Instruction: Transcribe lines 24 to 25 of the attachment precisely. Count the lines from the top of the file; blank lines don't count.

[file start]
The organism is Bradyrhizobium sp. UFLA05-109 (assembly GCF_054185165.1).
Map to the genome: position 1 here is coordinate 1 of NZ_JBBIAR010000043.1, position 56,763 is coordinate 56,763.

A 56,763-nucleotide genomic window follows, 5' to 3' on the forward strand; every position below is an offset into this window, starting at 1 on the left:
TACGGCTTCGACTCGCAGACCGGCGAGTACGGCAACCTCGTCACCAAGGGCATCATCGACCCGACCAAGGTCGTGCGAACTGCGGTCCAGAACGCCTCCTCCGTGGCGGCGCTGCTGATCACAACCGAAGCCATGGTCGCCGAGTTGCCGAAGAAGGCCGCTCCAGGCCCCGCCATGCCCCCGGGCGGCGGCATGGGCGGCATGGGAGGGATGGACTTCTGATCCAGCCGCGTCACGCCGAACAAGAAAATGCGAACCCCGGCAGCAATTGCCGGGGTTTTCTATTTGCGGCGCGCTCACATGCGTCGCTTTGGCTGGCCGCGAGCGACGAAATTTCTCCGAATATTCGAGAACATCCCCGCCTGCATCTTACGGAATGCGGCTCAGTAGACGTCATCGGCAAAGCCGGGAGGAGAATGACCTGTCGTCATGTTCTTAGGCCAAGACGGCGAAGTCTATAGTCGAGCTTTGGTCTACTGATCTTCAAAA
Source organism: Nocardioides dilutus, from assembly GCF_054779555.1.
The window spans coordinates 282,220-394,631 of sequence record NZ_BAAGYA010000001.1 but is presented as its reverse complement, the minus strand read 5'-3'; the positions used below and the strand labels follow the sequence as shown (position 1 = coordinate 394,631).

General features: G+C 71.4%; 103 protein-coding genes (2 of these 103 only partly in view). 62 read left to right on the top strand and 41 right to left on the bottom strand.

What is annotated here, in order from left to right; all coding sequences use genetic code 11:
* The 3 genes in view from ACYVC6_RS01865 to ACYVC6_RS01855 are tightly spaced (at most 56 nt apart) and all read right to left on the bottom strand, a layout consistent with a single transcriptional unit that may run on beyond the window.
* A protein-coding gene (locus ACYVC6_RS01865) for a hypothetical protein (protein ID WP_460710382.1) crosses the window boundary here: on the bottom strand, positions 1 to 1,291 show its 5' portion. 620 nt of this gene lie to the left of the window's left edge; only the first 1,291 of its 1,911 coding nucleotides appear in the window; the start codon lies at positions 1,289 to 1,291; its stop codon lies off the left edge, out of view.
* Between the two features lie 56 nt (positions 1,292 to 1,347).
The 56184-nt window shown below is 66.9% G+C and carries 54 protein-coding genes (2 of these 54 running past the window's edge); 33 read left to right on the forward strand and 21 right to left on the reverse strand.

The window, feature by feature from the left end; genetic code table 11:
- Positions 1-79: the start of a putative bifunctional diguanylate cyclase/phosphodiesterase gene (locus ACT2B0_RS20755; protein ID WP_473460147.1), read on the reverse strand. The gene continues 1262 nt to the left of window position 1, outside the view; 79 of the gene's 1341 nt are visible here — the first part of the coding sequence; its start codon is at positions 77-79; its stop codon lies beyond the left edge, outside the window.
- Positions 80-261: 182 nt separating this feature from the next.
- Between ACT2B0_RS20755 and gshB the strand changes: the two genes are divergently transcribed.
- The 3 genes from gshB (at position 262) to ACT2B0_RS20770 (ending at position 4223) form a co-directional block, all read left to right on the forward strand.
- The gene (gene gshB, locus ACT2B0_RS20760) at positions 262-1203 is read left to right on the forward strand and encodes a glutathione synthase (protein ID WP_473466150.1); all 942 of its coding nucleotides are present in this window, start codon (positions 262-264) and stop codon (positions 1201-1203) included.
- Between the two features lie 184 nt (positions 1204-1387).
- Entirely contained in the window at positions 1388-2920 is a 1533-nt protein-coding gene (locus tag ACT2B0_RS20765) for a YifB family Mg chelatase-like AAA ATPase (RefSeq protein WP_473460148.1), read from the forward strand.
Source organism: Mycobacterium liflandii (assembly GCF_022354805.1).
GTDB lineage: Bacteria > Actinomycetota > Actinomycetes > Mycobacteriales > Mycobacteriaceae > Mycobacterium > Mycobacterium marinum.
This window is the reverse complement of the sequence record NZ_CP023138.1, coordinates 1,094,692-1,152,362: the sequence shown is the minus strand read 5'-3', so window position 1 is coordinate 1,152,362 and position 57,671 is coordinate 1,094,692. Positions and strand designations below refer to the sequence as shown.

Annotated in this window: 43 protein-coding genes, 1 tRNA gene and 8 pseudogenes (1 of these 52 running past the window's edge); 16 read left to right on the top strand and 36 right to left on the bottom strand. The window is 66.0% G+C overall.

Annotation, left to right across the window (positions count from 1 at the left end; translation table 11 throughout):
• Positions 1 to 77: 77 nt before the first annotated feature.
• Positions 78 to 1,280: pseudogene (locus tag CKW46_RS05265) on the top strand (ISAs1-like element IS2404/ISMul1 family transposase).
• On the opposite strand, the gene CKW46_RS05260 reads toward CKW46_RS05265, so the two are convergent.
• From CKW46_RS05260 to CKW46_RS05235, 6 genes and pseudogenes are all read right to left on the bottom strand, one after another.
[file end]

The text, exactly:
Annotated in this window: 43 protein-coding genes, 1 tRNA gene and 8 pseudogenes (1 of these 52 running past the window's edge); 16 read left to right on the top strand and 36 right to left on the bottom strand. The window is 66.0% G+C overall.

Annotation, left to right across the window (positions count from 1 at the left end; translation table 11 throughout):